By Kenneth B Stolarsky

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2) in the second half of the 19th century. Today set theory is a fully developed, fundamental and very important branch of mathematics. Because sets are such basic mathematical objects, no precise and formal explicit mathematical definition of a set can be given, but only an intuitive idea (which everybody has to a certain extent). Of course we could try to define a set as a collection of objects, but then we would have to define what we mean by a collection, and that definition would again involve terms that need to Logic and Discrete Mathematics: A Concise Introduction, First Edition.

5. Equivalence relations and partitions . . . . . . . . . . . . . 6. Ordered sets . . . . . . . . . . . . . . . . . . . . 7. An introduction to cardinality . . . . . . . . . . . . . . . 8. Isomorphisms of ordered sets. Ordinal numbers . . . . . . . . . . 9. Application: relational databases . . . . . . . . . . . . . . 80 Set theory is one of the most fundamental parts of modern mathematics. Every mathematical object you are likely to encounter is built (or can be built) from sets using set theoretic operations.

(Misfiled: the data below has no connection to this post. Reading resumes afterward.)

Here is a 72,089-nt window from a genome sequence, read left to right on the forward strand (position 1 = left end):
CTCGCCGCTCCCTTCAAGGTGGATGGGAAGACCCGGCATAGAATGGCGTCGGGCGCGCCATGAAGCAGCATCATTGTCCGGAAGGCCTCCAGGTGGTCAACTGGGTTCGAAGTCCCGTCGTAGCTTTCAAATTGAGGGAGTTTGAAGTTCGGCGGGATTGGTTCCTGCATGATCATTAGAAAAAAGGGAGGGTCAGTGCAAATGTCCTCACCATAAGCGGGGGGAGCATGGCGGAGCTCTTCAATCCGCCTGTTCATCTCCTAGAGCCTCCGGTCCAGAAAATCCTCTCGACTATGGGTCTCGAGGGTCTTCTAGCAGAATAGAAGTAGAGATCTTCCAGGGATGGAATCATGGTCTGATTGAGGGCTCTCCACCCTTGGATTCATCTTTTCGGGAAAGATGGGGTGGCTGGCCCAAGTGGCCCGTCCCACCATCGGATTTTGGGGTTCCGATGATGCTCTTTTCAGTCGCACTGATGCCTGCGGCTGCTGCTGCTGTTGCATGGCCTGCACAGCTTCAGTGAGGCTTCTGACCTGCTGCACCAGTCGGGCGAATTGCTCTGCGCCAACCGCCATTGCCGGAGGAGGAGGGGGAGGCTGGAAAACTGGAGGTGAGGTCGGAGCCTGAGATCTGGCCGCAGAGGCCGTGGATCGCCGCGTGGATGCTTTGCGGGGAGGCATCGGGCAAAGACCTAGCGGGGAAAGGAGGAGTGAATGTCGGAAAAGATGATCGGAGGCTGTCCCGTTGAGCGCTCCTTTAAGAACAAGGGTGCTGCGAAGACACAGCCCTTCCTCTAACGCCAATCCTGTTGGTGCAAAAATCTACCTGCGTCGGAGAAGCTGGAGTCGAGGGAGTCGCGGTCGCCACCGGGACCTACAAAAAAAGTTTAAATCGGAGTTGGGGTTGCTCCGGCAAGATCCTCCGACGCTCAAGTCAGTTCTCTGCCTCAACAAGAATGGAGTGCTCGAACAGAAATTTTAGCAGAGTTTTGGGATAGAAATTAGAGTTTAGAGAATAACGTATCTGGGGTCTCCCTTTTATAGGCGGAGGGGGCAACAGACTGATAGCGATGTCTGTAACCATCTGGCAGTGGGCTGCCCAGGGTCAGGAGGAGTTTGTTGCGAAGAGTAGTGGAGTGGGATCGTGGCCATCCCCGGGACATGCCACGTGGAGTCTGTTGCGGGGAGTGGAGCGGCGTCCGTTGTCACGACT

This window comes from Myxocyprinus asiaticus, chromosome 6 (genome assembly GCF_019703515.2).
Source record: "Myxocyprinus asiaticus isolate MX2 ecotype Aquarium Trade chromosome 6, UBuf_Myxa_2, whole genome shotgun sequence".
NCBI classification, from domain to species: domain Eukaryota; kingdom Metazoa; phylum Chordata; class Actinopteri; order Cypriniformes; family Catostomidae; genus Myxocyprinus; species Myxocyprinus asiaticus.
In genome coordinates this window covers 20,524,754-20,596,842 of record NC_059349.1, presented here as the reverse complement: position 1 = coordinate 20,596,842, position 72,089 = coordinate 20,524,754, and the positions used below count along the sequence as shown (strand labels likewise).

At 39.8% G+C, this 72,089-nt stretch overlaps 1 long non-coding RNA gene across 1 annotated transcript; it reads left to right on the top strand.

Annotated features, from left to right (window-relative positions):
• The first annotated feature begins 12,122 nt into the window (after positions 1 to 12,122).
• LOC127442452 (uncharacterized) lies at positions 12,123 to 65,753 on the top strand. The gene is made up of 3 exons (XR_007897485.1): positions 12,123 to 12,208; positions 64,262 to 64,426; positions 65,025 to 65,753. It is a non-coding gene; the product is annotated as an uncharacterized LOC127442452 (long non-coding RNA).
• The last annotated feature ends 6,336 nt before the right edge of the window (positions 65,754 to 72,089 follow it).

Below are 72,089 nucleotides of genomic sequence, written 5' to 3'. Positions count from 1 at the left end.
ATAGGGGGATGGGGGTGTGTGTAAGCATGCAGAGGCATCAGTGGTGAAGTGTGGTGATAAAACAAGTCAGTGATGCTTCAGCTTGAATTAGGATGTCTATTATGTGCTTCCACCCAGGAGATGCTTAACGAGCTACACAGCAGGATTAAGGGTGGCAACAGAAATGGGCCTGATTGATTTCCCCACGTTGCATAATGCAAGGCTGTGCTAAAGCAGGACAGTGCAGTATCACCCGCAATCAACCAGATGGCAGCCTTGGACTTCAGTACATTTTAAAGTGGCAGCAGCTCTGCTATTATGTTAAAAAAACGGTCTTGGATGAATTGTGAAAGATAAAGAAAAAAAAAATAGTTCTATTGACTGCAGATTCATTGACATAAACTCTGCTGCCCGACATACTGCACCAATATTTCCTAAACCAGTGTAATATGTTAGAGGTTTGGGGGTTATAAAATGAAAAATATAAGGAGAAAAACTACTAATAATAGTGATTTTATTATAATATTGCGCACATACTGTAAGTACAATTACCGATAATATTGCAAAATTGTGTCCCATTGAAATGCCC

A × (B ∪ C) = (A × B) ∪ (A × C), (B ∪ C) × A = (B × A) ∪ (C × A) 2. A × (B ∩ C) = (A × B) ∩ (A × C), (B ∩ C) × A = (B × A) ∩ (C × A) 3. A × (B − C) = (A × B) − (A × C) Proof: We prove the identity 1. For the inclusion A × (B ∪ C) ⊆ (A × B) ∪ (A × C), suppose that x ∈ A × (B ∪ C). Then x = (y‚ z) for some y ∈ A and z ∈ (B ∪ C). Since z ∈ (B ∪ C), we have z ∈ B or z ∈ C. Therefore (y‚ z) ∈ A × B or (y‚ z) ∈ A × C, and hence x = (y‚ z) ∈ (A × B) ∪ (A × C). For the inclusion (A × B) ∪ (A × C) ⊆ A × (B ∪ C) suppose that x = (y‚ z) ∈ (A × B) ∪ (A × C).